The Rule #5 Talk

The Rule #5 Talk

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Have a look around to see who you find occupying your immediate vicinity. Presently, I am surrounded by a pleasant-seeming bunch. Some are even going so far as to appear happy or at least not displeased; all of them are pale and none of them fit. My attention is drawn, however, to a a portly mustached gentleman who strode into the hotel lobby with an enormous degree of self confidence and who as such feels justified in wearing an ill-fitting t-shirt bearing a phrase which asserts that real men wear orange. While I have no reason to disagree with the assertion, I assume he is optimistic that through wearing said t-shirt, he will be mistaken for a “real man” and is not in fact attempting to disprove the point through contrast.

I’m not picking on this gent not because I’m harboring any sense of ill-will towards him, nor for the fact that he strode into the hotel lobby carrying a twelve pack of Yuengling Black and Tan. I’m picking on him mostly because I have come to understand that “real men” are capable of crushing things like soda cans and their opponents’ Will to Live, while from the looks of it, the only thing he’s crushed lately was a ham sandwich whose remnants I’m fairly certain I spotted on the front of his bright orange t-shirt.

Surprisingly, our Orange Hero isn’t even the most disappointing case in the room I’m occupying. The guy in the camouflage, knee-long shorts and flip-flops is an example at least two degrees worse; if he harbors hopes of blending in to anything – most of all foliage – I suggest he spend some time outside to brew himself up a tan that goes beyond TV Translucent (I’m not sure what the pantone value is for that). He should also try lifting his computer some time, to build muscle mass, rather than wheeling it about in a trolly. But worst of all by a considerable gap is the skinny-fat chap with carefully disheveled hair who is presently chastising the bartender – who is serving free drinks to hotel patrons – for not having his preferred brand of vodka on hand. If this guy took half the time he spent worrying about his hair and invested it in not worrying about his free drink, he’d be three-quarters less of a douche. (My dad would call this guy a zacht gekookt ei, or soft-boiled egg.)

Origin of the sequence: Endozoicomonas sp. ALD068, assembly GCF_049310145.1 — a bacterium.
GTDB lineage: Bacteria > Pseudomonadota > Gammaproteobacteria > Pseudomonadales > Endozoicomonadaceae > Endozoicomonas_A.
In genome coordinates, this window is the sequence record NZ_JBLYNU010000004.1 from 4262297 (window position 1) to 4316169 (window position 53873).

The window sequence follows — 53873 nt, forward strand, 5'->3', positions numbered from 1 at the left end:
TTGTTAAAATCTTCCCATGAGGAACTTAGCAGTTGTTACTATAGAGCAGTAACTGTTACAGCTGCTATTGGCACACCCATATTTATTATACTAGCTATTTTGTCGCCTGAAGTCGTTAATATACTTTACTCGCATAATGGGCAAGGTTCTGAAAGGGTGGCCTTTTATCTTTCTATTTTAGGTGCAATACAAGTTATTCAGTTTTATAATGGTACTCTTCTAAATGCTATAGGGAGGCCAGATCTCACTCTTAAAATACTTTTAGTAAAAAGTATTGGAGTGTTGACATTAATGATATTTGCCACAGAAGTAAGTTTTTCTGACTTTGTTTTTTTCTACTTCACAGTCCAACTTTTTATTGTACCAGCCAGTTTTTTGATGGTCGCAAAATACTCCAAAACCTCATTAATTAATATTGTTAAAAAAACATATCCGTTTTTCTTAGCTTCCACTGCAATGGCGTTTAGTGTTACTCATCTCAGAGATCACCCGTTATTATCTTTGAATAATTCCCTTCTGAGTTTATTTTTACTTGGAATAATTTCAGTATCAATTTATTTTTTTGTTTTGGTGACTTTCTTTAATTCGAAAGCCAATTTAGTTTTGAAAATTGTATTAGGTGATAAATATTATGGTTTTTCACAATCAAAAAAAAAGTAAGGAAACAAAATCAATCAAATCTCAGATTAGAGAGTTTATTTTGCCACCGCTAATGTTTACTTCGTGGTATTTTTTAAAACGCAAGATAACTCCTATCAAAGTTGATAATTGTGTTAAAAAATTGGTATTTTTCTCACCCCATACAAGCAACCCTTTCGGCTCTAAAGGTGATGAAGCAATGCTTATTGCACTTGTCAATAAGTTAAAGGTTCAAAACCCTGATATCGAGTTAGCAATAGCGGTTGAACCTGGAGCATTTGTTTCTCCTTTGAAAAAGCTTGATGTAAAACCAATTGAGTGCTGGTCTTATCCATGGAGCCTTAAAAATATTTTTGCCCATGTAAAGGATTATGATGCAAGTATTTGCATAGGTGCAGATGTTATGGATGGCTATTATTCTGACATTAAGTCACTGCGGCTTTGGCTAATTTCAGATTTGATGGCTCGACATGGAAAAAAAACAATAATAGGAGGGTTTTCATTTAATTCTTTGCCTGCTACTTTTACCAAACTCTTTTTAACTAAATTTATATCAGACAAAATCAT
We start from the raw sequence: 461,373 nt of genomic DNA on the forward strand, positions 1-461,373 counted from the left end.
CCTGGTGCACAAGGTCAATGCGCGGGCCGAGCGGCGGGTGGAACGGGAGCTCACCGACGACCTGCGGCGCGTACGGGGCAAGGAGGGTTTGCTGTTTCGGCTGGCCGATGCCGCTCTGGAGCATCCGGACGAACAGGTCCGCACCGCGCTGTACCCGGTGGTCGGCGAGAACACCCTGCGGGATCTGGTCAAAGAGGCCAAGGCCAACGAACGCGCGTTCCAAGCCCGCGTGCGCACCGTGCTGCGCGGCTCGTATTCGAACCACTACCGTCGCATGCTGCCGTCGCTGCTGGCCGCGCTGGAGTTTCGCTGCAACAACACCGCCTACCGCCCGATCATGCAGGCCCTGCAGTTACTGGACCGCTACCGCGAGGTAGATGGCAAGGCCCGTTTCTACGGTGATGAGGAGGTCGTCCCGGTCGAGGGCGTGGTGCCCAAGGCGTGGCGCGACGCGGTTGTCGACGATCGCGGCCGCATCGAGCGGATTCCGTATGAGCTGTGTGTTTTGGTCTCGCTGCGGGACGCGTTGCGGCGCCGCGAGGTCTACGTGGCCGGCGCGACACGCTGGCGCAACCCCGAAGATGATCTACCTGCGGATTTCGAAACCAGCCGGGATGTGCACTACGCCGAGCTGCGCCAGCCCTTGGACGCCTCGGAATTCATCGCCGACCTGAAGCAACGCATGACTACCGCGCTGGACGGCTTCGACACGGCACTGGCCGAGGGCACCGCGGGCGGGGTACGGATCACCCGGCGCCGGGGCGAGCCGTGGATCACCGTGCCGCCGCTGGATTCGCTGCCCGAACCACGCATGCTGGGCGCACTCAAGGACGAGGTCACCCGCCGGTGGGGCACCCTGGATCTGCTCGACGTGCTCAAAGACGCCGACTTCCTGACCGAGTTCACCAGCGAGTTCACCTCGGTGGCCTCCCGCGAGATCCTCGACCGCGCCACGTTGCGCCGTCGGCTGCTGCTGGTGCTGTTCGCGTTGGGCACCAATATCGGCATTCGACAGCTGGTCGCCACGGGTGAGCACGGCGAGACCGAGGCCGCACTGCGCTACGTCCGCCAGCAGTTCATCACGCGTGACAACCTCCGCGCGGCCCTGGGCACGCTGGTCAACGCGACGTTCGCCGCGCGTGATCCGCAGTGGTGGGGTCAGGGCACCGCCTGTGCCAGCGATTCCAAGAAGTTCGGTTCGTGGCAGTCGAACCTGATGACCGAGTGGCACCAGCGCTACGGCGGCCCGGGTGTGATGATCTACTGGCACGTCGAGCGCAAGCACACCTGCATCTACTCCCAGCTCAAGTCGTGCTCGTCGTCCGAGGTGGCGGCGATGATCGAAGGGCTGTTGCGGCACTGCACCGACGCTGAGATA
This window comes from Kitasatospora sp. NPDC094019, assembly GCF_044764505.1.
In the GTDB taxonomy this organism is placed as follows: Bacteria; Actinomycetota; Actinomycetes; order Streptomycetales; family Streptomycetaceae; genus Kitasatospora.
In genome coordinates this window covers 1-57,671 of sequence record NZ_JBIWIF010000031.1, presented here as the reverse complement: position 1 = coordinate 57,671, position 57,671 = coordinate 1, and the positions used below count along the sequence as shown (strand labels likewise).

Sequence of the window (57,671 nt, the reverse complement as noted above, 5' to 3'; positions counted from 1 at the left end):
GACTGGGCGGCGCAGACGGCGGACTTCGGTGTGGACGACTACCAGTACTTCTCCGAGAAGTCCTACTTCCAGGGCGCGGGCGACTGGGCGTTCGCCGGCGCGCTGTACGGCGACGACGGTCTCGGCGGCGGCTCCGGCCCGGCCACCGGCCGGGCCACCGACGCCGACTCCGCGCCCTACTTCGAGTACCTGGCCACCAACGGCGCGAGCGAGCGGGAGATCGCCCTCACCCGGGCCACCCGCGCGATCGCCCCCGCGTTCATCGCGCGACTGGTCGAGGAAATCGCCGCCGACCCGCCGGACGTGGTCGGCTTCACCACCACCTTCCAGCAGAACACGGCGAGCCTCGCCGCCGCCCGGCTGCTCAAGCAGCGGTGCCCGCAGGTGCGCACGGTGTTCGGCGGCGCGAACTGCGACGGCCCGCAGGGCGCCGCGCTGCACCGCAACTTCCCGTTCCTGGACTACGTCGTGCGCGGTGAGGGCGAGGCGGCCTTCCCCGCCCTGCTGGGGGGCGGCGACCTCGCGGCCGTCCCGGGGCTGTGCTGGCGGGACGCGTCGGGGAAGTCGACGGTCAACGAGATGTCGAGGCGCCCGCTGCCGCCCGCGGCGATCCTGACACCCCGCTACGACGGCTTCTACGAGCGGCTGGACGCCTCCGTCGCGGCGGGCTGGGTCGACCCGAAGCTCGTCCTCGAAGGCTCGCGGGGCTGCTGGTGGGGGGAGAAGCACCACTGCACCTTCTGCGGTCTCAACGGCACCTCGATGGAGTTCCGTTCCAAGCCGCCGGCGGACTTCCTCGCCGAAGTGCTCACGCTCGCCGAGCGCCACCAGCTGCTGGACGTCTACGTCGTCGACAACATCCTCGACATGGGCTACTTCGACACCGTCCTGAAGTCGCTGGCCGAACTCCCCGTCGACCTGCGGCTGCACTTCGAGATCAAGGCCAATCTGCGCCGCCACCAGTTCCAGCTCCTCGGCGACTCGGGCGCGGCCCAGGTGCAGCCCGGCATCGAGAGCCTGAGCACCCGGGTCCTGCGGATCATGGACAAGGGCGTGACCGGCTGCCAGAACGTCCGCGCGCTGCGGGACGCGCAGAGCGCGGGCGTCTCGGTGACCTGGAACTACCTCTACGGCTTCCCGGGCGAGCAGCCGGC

All this to say that as a society we have, by and large, become soft. While I want to be careful not to paint too broadly with that brush as no one is to say what hardships people have been through, on balance we seem to expect to take more and to be asked to give less in return. Our ancestors worked harder than we did, in worse conditions, for less reward but found satisfaction in a job well done and an honest day’s work. Yet today, we are overly dependent on t-shirts to send a message about who we are rather than our actions. We fill our conversations with sentiments of entitlement and rights, when in fact we are entitled to nothing and we have the right only to the things we find within ourselves.

As Cyclists, however easy our lives may be, the bicycle brings us some degree of hardship and struggle. For many of us, our easy lives are what draw us to the bicycle in pursuit of a harder life. This is, of course, in stark contrast that to the riders who came before us, the legion of Fausto Coppi, Rik van Looy, and even the comparatively well-off Eddy Merckx who chose the bicycle as a means of escape from a harder life into an easier one. But nevertheless, it sets us appart. The lessons the bicycle teaches us can be applied to the rest of our lives, and may be used to guide the uninitiated.

Our pets go untrained because we are too busy, distracted, or stressed out to show them the discipline they crave. Our children scream as our dependence on secondary care blurs the boundary between parent and friend. Society’s BMI is pushed ever upward as our appetite for a meal grows inversely with our willingness to exercise. By and large, our dependence on the material is fueled by the immaterial.

No child is too young, no adult too old. This is the time to Obey the Rules, Lead by Example, and Guide the Uninitiated. But most of all, this is the time for us to set an example and have The Talk. The Rule #5 Talk. And remember what Will Fotheringham refers to as Rule #5.b: Eddy Never Complained.

VLVV.

// The Hardmen // The Rules

  1. @Oli

    Talking of Australians, chapeau to Robbie McEwen on retiring from his storied racing career. I remember him dominating the Tour of Wellington during his first year on the Giant-AIS National Team in 1995, and have enjoyed following his gutsy and combative racing ever since. Very cool.

    Here’s a ‘back stage pass’ to Robbie’s last day as a pro.

  2. @sthilzy
    Thanks for sharing! That was great. Class act the wee man.

  3. On his day…untouchable. Cheers Robbie.

    One of my favourite McEwen moments…

  4. @brett

    @frank
    I was comparing MC5 to Rage… I was stating that it’s like comparing The Prophet (who is not me, but thanks!) to COTHO.

    And if you want to make calls as to who the real Prophet in music is/was, I’d say it would be this man…

    More proof that all the best musicians in the world come from Seattle. This guy wandered by the VMH yesterday afternoon (in the rain, no less).